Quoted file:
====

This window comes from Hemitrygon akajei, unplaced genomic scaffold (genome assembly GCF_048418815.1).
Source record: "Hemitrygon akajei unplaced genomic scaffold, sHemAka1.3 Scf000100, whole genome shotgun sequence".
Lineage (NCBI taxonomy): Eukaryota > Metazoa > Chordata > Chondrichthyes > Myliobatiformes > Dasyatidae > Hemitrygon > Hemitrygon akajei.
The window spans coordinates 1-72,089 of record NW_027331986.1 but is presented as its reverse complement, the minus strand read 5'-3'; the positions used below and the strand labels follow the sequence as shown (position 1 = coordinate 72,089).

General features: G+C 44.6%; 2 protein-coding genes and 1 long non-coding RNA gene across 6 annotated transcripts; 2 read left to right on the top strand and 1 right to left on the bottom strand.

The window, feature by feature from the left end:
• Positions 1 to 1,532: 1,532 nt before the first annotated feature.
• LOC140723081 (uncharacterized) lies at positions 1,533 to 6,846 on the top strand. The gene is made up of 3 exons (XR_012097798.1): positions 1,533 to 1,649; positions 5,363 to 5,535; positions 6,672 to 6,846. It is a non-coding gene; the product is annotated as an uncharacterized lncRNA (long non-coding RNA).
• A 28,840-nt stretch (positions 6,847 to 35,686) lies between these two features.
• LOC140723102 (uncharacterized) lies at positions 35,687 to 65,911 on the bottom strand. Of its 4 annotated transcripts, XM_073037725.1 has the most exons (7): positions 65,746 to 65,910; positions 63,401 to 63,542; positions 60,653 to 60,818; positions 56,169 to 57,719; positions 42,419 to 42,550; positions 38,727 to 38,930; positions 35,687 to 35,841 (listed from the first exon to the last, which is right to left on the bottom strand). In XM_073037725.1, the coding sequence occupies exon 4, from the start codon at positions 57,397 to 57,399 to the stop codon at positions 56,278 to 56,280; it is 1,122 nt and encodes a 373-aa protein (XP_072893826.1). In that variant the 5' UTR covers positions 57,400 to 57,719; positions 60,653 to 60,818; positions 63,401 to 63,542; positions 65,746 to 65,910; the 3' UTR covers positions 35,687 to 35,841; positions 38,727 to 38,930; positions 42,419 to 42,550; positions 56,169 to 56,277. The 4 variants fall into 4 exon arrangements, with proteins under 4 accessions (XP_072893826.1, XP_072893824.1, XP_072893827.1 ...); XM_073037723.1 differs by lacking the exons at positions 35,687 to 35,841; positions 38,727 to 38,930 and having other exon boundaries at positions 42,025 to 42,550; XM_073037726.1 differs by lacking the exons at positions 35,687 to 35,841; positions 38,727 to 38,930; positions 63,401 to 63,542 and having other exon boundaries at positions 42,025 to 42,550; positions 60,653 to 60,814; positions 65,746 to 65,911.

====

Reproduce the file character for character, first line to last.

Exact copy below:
This window comes from Hemitrygon akajei, unplaced genomic scaffold (genome assembly GCF_048418815.1).
Source record: "Hemitrygon akajei unplaced genomic scaffold, sHemAka1.3 Scf000100, whole genome shotgun sequence".
Lineage (NCBI taxonomy): Eukaryota > Metazoa > Chordata > Chondrichthyes > Myliobatiformes > Dasyatidae > Hemitrygon > Hemitrygon akajei.
The window spans coordinates 1-72,089 of record NW_027331986.1 but is presented as its reverse complement, the minus strand read 5'-3'; the positions used below and the strand labels follow the sequence as shown (position 1 = coordinate 72,089).

General features: G+C 44.6%; 2 protein-coding genes and 1 long non-coding RNA gene across 6 annotated transcripts; 2 read left to right on the top strand and 1 right to left on the bottom strand.

The window, feature by feature from the left end:
• Positions 1 to 1,532: 1,532 nt before the first annotated feature.
• LOC140723081 (uncharacterized) lies at positions 1,533 to 6,846 on the top strand. The gene is made up of 3 exons (XR_012097798.1): positions 1,533 to 1,649; positions 5,363 to 5,535; positions 6,672 to 6,846. It is a non-coding gene; the product is annotated as an uncharacterized lncRNA (long non-coding RNA).
• A 28,840-nt stretch (positions 6,847 to 35,686) lies between these two features.
• LOC140723102 (uncharacterized) lies at positions 35,687 to 65,911 on the bottom strand. Of its 4 annotated transcripts, XM_073037725.1 has the most exons (7): positions 65,746 to 65,910; positions 63,401 to 63,542; positions 60,653 to 60,818; positions 56,169 to 57,719; positions 42,419 to 42,550; positions 38,727 to 38,930; positions 35,687 to 35,841 (listed from the first exon to the last, which is right to left on the bottom strand). In XM_073037725.1, the coding sequence occupies exon 4, from the start codon at positions 57,397 to 57,399 to the stop codon at positions 56,278 to 56,280; it is 1,122 nt and encodes a 373-aa protein (XP_072893826.1). In that variant the 5' UTR covers positions 57,400 to 57,719; positions 60,653 to 60,818; positions 63,401 to 63,542; positions 65,746 to 65,910; the 3' UTR covers positions 35,687 to 35,841; positions 38,727 to 38,930; positions 42,419 to 42,550; positions 56,169 to 56,277. The 4 variants fall into 4 exon arrangements, with proteins under 4 accessions (XP_072893826.1, XP_072893824.1, XP_072893827.1 ...); XM_073037723.1 differs by lacking the exons at positions 35,687 to 35,841; positions 38,727 to 38,930 and having other exon boundaries at positions 42,025 to 42,550; XM_073037726.1 differs by lacking the exons at positions 35,687 to 35,841; positions 38,727 to 38,930; positions 63,401 to 63,542 and having other exon boundaries at positions 42,025 to 42,550; positions 60,653 to 60,814; positions 65,746 to 65,911.